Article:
Sarnia gallery explores Tom Thomson painting
What became known as the Sarnia Art Movement worked with Gurd and James McCallum, a Toronto doctor who was an early supporter and patron of painters in the Group of Seven, to collect work from contemporary Canadian artists.
Several Group of Seven paintings, along with Thomson’s Chill November, were part of approximately 25 pieces of Canadian art the association donated to the city’s library in 1956, where an art gallery was established a few years later.
“It’s kind of a cool opportunity to take a closer look at one of the paintings in the permanent collection,” Blazek said about the exhibition that research inspired.
It opened in early October and includes background about the painting and the artist, as well as publications and other shows featuring the piece, including a 1927 Canadian art exhibition that travelled to Paris.
Also in the new Sarnia exhibition is the Women’s Conservation Art Association’s purchase book showing it spent $600 in 1920 to buy Chill November, a few years after Thomson’s mysterious death in 1917 while he was on a fishing trip.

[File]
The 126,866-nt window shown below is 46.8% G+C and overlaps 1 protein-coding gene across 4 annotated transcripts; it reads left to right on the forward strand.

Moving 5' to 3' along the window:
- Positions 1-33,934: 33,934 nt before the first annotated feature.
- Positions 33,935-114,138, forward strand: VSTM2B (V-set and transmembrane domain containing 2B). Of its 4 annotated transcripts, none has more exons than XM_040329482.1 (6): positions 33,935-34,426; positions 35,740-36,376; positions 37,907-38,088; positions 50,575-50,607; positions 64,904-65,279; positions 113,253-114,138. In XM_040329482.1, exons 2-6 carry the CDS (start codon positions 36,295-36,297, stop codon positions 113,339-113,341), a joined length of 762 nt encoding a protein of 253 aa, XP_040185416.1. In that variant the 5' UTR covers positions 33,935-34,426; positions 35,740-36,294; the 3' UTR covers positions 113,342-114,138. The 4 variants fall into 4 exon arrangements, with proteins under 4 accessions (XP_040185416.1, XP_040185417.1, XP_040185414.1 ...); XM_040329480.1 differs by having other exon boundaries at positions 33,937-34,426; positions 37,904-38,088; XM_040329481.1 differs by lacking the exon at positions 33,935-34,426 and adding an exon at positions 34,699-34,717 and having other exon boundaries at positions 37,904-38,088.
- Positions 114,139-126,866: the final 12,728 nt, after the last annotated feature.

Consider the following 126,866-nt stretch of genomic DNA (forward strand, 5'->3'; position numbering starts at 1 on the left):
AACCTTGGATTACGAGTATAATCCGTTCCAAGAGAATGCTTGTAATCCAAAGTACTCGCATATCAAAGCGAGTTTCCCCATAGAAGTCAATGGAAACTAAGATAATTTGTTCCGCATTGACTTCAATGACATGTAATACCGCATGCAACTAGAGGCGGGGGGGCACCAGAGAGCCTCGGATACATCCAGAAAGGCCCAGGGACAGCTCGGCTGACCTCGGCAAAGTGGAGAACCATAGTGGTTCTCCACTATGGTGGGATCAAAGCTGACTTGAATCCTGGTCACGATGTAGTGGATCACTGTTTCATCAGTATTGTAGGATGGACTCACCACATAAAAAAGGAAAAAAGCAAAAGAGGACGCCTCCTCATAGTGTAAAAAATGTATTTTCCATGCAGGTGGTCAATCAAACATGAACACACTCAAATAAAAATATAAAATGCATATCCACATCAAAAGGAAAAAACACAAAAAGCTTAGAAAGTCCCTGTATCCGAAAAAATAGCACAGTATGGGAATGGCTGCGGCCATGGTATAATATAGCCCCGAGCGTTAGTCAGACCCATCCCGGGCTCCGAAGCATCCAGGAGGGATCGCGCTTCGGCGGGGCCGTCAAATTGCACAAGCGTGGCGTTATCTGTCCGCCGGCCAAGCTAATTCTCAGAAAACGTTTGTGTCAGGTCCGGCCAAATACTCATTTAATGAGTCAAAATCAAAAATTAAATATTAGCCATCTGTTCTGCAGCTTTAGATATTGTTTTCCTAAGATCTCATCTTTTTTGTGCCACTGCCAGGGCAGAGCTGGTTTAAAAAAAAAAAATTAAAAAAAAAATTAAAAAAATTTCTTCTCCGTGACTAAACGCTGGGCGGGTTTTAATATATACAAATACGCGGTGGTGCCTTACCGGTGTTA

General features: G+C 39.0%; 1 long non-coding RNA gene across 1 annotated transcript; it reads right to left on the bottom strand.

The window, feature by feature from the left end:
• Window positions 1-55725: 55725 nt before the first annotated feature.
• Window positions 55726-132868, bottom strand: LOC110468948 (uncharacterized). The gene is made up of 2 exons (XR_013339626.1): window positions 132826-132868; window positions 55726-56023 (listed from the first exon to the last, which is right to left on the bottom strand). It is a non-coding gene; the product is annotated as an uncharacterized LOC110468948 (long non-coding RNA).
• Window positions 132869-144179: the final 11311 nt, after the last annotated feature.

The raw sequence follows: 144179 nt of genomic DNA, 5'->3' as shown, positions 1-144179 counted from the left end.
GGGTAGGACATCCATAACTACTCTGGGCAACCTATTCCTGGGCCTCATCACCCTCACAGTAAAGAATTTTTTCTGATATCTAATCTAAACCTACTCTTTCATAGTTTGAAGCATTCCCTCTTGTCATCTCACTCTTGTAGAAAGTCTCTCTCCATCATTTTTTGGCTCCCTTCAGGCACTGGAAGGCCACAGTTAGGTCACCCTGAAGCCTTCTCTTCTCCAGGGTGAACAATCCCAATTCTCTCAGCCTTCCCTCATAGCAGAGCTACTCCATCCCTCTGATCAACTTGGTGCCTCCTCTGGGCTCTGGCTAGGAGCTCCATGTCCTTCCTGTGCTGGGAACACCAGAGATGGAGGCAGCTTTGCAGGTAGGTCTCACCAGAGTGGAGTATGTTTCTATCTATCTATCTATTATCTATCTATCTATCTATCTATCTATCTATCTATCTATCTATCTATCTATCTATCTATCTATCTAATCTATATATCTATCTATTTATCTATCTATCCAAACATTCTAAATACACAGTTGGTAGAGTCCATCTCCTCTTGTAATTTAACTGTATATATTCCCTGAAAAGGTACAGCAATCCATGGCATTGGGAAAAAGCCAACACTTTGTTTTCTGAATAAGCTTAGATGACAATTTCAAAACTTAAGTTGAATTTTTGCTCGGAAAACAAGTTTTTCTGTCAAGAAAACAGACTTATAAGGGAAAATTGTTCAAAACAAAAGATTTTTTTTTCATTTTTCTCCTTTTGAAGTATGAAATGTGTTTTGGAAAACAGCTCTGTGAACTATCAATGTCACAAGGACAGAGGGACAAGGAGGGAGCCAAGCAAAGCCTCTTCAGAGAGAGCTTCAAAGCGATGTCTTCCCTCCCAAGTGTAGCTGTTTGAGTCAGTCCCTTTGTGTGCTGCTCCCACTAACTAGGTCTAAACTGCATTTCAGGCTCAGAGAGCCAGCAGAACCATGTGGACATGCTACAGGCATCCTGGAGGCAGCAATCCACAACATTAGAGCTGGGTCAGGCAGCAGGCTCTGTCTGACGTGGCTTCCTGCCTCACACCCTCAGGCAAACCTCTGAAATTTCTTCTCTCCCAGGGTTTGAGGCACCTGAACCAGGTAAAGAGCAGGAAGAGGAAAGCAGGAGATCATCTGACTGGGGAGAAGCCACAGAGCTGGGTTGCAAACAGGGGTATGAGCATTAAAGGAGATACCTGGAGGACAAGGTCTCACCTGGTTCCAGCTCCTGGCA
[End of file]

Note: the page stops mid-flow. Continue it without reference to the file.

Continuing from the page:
A smaller painting by Thomson sold for $480,000 in 2018 at auction in Toronto.
Joining the painting in the show is an original Thomson sketch, on loan from Museum London.
The sketch, Wild Geese, was likely painted in 1915 or 1916 near Algonquin Park and served as the model when Thomson painted Chill November at home in Toronto.
It has been 15 years since the sketch and painting have been shown together, Blazek said.
“He was the prelude to the Group of Seven,” Blazek said about Thomson, who knew members of the group but died before it formed.
Thomson died mysteriously early in his career and became a Canadian legend, even receiving a reference in a song by The Tragically Hip.
“He’s a huge Canadian art figure,” Blazek said.
“A lot of people love Tom Thomson,” and the painting, Chill November, “is absolutely stunning,” she said.
Volunteers and patrons of the gallery look forward to opportunities to see Chill November, and other pieces from the original Women’s Conservation Art Association donation, when they’re featured in exhibitions, Blazek said.
“It’s like they’re coming to see an old friend.”
Blazek said the exhibition is also an opportunity for the public to enjoy the well-travelled and well-preserved painting created more than a century ago.
“We’re so grateful to the Women’s Conservation Art Association for thinking about doing this for us, and we’re so lucky we have the opportunity to care for it,” she said.
The Sarnia Observer
By Paul Morden
November 1, 2019